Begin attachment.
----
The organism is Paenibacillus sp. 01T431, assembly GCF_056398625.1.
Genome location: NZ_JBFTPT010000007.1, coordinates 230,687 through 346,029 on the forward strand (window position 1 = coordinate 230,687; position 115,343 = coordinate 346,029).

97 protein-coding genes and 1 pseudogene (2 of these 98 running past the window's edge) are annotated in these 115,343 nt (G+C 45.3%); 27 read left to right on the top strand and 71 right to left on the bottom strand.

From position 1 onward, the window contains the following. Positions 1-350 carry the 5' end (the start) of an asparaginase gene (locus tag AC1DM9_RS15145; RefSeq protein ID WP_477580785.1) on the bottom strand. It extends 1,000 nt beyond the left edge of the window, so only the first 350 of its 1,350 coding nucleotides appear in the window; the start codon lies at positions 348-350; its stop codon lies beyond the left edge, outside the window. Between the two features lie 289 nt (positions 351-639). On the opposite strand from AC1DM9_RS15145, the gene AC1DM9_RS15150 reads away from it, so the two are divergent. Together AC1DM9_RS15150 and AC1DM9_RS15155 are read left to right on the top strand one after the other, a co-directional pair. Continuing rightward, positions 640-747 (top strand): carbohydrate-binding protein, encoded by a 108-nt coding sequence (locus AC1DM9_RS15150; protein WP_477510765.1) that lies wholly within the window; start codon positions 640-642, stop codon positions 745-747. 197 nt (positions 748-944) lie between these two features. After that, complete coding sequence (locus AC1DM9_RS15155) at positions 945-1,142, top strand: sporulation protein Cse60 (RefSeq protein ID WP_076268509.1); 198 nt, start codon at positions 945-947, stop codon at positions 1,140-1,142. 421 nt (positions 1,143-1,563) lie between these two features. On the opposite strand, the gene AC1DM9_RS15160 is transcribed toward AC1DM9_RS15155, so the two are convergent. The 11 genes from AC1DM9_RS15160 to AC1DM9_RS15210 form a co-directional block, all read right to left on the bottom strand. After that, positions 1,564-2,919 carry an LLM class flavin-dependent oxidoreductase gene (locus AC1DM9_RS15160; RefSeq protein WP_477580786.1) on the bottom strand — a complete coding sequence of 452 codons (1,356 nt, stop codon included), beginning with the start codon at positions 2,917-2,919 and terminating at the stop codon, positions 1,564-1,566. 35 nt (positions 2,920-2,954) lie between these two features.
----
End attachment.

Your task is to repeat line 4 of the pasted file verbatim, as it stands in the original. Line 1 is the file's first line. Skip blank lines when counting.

From position 1 onward, the window contains the following. Positions 1-350 carry the 5' end (the start) of an asparaginase gene (locus tag AC1DM9_RS15145; RefSeq protein ID WP_477580785.1) on the bottom strand. It extends 1,000 nt beyond the left edge of the window, so only the first 350 of its 1,350 coding nucleotides appear in the window; the start codon lies at positions 348-350; its stop codon lies beyond the left edge, outside the window. Between the two features lie 289 nt (positions 351-639). On the opposite strand from AC1DM9_RS15145, the gene AC1DM9_RS15150 reads away from it, so the two are divergent. Together AC1DM9_RS15150 and AC1DM9_RS15155 are read left to right on the top strand one after the other, a co-directional pair. Continuing rightward, positions 640-747 (top strand): carbohydrate-binding protein, encoded by a 108-nt coding sequence (locus AC1DM9_RS15150; protein WP_477510765.1) that lies wholly within the window; start codon positions 640-642, stop codon positions 745-747. 197 nt (positions 748-944) lie between these two features. After that, complete coding sequence (locus AC1DM9_RS15155) at positions 945-1,142, top strand: sporulation protein Cse60 (RefSeq protein ID WP_076268509.1); 198 nt, start codon at positions 945-947, stop codon at positions 1,140-1,142. 421 nt (positions 1,143-1,563) lie between these two features. On the opposite strand, the gene AC1DM9_RS15160 is transcribed toward AC1DM9_RS15155, so the two are convergent. The 11 genes from AC1DM9_RS15160 to AC1DM9_RS15210 form a co-directional block, all read right to left on the bottom strand. After that, positions 1,564-2,919 carry an LLM class flavin-dependent oxidoreductase gene (locus AC1DM9_RS15160; RefSeq protein WP_477580786.1) on the bottom strand — a complete coding sequence of 452 codons (1,356 nt, stop codon included), beginning with the start codon at positions 2,917-2,919 and terminating at the stop codon, positions 1,564-1,566. 35 nt (positions 2,920-2,954) lie between these two features.